“When people talk about dog bite prevention, the focus automatically goes to dog training,” said Victoria Stilwell, celebrity dog trainer and behavior expert. “While it’s important that we give dogs skills and teach them basic manners, the emphasis actually has to be on building emotional health and wellness so they can be successful in our human domestic world.”

The Coalition offers a few tips to help avoid risky situations where dog bites may occur:

  • Make sure that you are walking your dog on a leash and recognize changes in your dog’s body language where they may not be comfortable in order to reduce the chance that your dog may injure someone.
  • Don’t ever leave children unsupervised with dogs, even family pets. More than 50% of all dog-related injuries are to children, and for kids that are under 4 years of age, often those bites are to the head and neck region.
  • Don’t let your dog run to the front door and potentially bite postal carriers or someone coming to your door.
  • Always monitor your dog’s activity even when they are in the backyard at your own house, because they can be startled by something, get out of your yard and possibly injure someone or be injured themselves.

For more information on preventing dog bites and National Dog Bite Prevention Week, visit www.AmericanHumane.org and AVMA.org/DogBitePrevention.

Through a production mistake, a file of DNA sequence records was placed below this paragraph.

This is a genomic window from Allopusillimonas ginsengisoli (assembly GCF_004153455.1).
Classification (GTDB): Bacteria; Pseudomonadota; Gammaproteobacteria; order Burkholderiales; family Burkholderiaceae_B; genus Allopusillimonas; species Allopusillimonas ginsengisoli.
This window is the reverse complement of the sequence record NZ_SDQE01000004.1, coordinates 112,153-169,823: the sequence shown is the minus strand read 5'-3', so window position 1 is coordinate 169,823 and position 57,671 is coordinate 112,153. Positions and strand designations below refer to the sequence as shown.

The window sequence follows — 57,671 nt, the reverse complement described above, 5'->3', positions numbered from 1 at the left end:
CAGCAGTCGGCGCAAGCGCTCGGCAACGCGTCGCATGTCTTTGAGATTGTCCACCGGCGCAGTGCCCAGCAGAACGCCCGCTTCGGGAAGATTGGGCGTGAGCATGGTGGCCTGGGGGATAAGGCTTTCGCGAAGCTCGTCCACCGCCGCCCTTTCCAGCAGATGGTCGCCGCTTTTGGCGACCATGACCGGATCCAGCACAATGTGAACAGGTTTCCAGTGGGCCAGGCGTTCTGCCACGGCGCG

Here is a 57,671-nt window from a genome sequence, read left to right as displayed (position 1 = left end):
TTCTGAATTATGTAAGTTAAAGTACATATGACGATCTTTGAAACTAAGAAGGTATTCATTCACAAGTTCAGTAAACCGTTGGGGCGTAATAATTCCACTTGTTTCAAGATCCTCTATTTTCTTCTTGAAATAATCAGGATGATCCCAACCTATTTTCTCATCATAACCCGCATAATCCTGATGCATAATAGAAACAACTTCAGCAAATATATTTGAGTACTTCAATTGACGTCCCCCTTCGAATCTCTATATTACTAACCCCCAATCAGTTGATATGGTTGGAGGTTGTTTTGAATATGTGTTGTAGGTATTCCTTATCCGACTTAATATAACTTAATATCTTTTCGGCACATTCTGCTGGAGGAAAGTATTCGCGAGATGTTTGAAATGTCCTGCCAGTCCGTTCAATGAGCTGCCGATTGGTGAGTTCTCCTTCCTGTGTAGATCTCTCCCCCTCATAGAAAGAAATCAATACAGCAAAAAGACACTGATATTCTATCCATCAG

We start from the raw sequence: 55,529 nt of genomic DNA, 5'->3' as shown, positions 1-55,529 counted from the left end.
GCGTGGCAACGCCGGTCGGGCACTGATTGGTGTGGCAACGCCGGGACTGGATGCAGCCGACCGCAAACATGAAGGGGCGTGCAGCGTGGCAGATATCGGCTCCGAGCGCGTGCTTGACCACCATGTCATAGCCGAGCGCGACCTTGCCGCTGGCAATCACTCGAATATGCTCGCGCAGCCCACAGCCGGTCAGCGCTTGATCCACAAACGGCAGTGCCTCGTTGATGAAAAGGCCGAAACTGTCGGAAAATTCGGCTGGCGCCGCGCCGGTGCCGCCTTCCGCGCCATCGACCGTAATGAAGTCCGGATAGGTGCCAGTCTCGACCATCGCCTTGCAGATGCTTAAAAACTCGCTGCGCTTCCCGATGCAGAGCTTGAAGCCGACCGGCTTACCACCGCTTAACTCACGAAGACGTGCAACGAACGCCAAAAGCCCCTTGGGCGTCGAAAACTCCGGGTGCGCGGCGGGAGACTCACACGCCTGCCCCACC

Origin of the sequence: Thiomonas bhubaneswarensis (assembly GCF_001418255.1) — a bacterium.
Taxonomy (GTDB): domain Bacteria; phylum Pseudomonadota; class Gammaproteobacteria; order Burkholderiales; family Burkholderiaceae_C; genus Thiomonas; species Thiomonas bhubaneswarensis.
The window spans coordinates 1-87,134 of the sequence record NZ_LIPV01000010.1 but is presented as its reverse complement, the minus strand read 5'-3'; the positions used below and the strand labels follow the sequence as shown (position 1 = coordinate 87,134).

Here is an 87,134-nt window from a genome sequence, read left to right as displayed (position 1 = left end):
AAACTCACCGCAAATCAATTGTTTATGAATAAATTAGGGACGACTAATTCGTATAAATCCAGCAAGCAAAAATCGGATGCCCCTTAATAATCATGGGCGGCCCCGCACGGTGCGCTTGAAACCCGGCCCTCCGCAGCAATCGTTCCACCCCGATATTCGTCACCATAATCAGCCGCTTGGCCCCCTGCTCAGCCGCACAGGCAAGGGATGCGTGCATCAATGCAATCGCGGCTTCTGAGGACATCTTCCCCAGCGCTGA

About American Humane
American Humane is the country’s first national humane organization. Founded in 1877, American Humane is committed to ensuring the safety, welfare, and well-being of animals, and our leadership programs are first to serve in promoting and nurturing the bonds between animals and people. For more information or to support our work, please visit www.americanhumane.org and follow us on Facebook and Twitter.

About the AVMA
The AVMA, founded in 1863, is one of the oldest and largest veterinary medical organizations in the world, with more than 97,000 member veterinarians worldwide engaged in a wide variety of professional activities and dedicated to the art and science of veterinary medicine. Visit AVMA.org to learn more.

About Insurance Information Institute (Triple-I)
Founded in 1960, the Triple-I, an affiliate of The Institutes, provides objective, fact-based information about insurance while also being a trusted source of unique, data-driven insights which inform and empower consumers. The Triple-I wants people to have the information they need to make educated decisions, manage risk, and appreciate the essential value of insurance.

About State Farm®